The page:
When family members unexpectedly pass away, they can fail to leave behind arrangements to transfer their assets to loved ones or others without prior planning. There is a common misconception that estate planning is just for rich people to pass on to their heirs with big mansions, multimillion-dollar enterprises, and priceless art collections. This is not the reality..


Estate planning is suitable and helpful for almost everyone. It protects your children, partners, and other family members from high taxes, unpleasant legal fights, court delays, and possible loss of assets. While having an estate plan is crucial in any stage of your life, presently, the COVID-19 pandemic has contributed to the need for estate planning. With all the uncertainties of life, you can get some comfort by adopting estate planning strategies that protect you and your family.

In this article, the Massachusetts Estate Planning attorneys at McGinn, Law PC, discuss the basics and the importance of having an estate plan during the time of the coronavirus pandemic.

What is Estate Planning?

Estate planning is the process of ensuring that, while you are still alive, your assets are protected, and your final wishes are satisfied after you have passed away. It is a process that brings legal tools and methods to protect your property, protect your family, and make sure that even though you become incapacitated, your wishes are met.

Estate planning tools enable you to appoint agents to help with your affairs while offering structure to help loved ones as they handle stressful circumstances. Working with our attorney will help answer concerns about your estate plan that you will have and will provide personal support during this process.

Importance of Estate Planning during COVID-19

While no one wants to think about their death, COVID-19 has significantly disturbed and destroyed many lives; there is an opportunity during the pandemic to establish an estate plan. One of the best things you can do to secure your wealth and ensure that your loved ones are cared for is developing an estate plan as early as possible.

You decide who you want assets left to with an estate plan. You can provide specific instructions for how debts should be paid. You can leave things in a trust; you can potentially reduce or eliminate taxes; you can appoint a guardian for any young children or pets, and you can ensure that there is a plan in place on how your health care should be catered once you are unable to express your wishes in future.

Essential Estate Planning instruments required

The following are some of the most important and commonly used instruments required for preparing an estate plan, and we discuss the features of each one.

  • Last Will and Testament (Will) — This is one of the most well-known estate planning documents. It dictates how after you die, your property will be treated and distributed. Furthermore, the only way to appoint a guardian to care for your minor children is a will. If you do not establish a will, the probate court may interfere and make these determinations in compliance with Massachusetts’ intestacy laws, which may not comply with your wishes and may not safeguard your wealth.

  • Durable powers of attorney (POA): In the event that you are unable to make decisions yourself, POAs are important in providing the people you most trust with the power to make financial choices for you. Such a document will ensure that you can keep the affairs going and pay your family’s bills if you cannot do so yourself.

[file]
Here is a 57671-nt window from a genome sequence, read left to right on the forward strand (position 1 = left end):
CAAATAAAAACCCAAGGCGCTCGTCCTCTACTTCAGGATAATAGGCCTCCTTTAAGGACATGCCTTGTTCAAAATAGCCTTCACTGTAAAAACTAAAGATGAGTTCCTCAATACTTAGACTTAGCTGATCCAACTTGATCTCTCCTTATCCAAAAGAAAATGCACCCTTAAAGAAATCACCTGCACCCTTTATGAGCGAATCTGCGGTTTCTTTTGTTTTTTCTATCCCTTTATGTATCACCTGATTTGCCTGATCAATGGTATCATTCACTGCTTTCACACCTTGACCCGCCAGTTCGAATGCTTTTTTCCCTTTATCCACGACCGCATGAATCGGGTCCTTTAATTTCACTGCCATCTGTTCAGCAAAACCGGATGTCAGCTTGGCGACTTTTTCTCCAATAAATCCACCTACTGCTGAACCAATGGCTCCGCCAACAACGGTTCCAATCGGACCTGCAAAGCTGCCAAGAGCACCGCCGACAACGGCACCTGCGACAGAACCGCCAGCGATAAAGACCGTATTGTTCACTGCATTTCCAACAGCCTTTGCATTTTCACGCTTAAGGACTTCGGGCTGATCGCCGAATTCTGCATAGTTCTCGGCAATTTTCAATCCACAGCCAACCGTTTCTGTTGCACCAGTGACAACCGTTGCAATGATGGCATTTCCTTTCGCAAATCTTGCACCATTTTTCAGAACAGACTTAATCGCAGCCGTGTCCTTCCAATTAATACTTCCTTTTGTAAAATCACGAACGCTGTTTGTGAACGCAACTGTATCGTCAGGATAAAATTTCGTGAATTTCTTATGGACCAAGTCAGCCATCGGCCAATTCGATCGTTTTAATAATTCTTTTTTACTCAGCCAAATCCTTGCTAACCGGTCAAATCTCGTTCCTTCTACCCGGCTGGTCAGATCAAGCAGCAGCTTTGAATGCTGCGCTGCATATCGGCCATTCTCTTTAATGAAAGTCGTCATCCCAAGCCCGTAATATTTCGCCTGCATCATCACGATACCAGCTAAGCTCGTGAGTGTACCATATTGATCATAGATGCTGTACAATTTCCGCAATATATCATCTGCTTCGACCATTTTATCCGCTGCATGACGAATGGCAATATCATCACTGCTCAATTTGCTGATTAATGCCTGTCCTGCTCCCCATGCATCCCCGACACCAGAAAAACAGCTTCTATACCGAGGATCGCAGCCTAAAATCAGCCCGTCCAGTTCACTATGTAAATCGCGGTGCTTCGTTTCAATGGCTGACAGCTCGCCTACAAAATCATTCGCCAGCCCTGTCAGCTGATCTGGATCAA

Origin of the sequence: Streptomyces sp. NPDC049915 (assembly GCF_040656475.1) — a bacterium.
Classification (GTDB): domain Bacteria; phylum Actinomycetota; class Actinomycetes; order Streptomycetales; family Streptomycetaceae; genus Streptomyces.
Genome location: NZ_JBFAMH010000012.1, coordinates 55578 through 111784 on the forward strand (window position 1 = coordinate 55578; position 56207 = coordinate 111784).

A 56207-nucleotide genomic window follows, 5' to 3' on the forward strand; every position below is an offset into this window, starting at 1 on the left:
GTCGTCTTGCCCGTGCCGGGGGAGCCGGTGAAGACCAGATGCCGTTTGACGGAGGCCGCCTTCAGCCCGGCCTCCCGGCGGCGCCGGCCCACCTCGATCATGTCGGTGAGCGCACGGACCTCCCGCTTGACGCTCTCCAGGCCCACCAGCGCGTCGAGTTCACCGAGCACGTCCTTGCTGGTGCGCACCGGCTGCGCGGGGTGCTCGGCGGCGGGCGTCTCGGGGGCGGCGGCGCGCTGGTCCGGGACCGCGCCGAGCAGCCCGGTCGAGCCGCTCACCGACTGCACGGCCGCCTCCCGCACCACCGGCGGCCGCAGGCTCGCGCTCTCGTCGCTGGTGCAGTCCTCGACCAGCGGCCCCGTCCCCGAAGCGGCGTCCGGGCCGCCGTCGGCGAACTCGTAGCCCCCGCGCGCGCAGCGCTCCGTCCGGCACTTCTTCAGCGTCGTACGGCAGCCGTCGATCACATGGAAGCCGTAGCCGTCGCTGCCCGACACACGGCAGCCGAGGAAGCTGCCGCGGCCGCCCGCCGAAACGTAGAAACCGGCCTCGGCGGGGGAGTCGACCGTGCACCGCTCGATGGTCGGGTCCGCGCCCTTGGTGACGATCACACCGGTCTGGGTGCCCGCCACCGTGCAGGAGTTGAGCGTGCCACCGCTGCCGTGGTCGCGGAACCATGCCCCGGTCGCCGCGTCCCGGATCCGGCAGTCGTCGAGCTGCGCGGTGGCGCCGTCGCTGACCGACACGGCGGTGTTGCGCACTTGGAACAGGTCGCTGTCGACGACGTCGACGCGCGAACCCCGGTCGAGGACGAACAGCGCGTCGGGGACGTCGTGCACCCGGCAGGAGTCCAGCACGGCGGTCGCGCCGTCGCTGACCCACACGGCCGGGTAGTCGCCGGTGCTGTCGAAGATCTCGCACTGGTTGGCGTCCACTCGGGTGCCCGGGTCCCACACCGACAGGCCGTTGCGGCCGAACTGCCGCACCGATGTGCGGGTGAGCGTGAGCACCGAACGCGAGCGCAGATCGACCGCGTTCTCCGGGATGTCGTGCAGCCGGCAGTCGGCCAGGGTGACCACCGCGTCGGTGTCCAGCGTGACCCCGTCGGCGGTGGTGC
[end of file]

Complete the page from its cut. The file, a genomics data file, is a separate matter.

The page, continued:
• Revocable Living Trust — A living trust is a trust that owns your property and yet enables you to continue to maintain it throughout your life. Unlike a will, as you no longer “own the assets, which can save time and resources, and also preserve the privacy of the financial arrangements, a trust is not required to be probated. Another advantage of a living trust is that it will help to plan for incapacity while mitigating the consequences of estate taxes.

  • Irrevocable Trust — An irrevocable trust, unlike a living trust, is one that cannot be changed or altered during your lifetime, but an irrevocable trust also prevents probate. This important planning tool is quite well for those who want to have special needs for a loved one, prepare for long-term care, secure their wealth from the claims of creditors, or accomplish other important estate planning goals.

  • Guardianships and conservatorships: A guardian and/or conservator will ensure that your everyday needs and health treatment options are met and help to protect and monitor assets belonging to disabled adults and minor children. However, as emerging circumstances tend to reduce options and trigger excessive expenditures, it is crucial not to postpone this type of estate planning.

  • Health care proxies and living wills: These documents make your expectations and intentions clear when you no longer have the capacity to make your wishes clear about the kind of treatment you want to receive. These documents are prepared to make your wishes clear and give your health care agent the ability to make these tough choices on your behalf.

An estate planning attorney will review the facts of your particular situation when preparing your estate plan and carefully review each provision to ensure that your needs and the needs of your family are met.

Consulting with an Estate Planning Attorney in Massachusetts

Once you have decided to create an estate plan, we highly recommend that you first consult with an estate planning attorney. Estate planning is essential, and getting a detailed plan in place will provide your loved ones in Massachusetts with peace of mind.

Call the estate planning and trust attorneys at McGinn Law PC at 617-229-9974.

Serving Boston and the South Shore.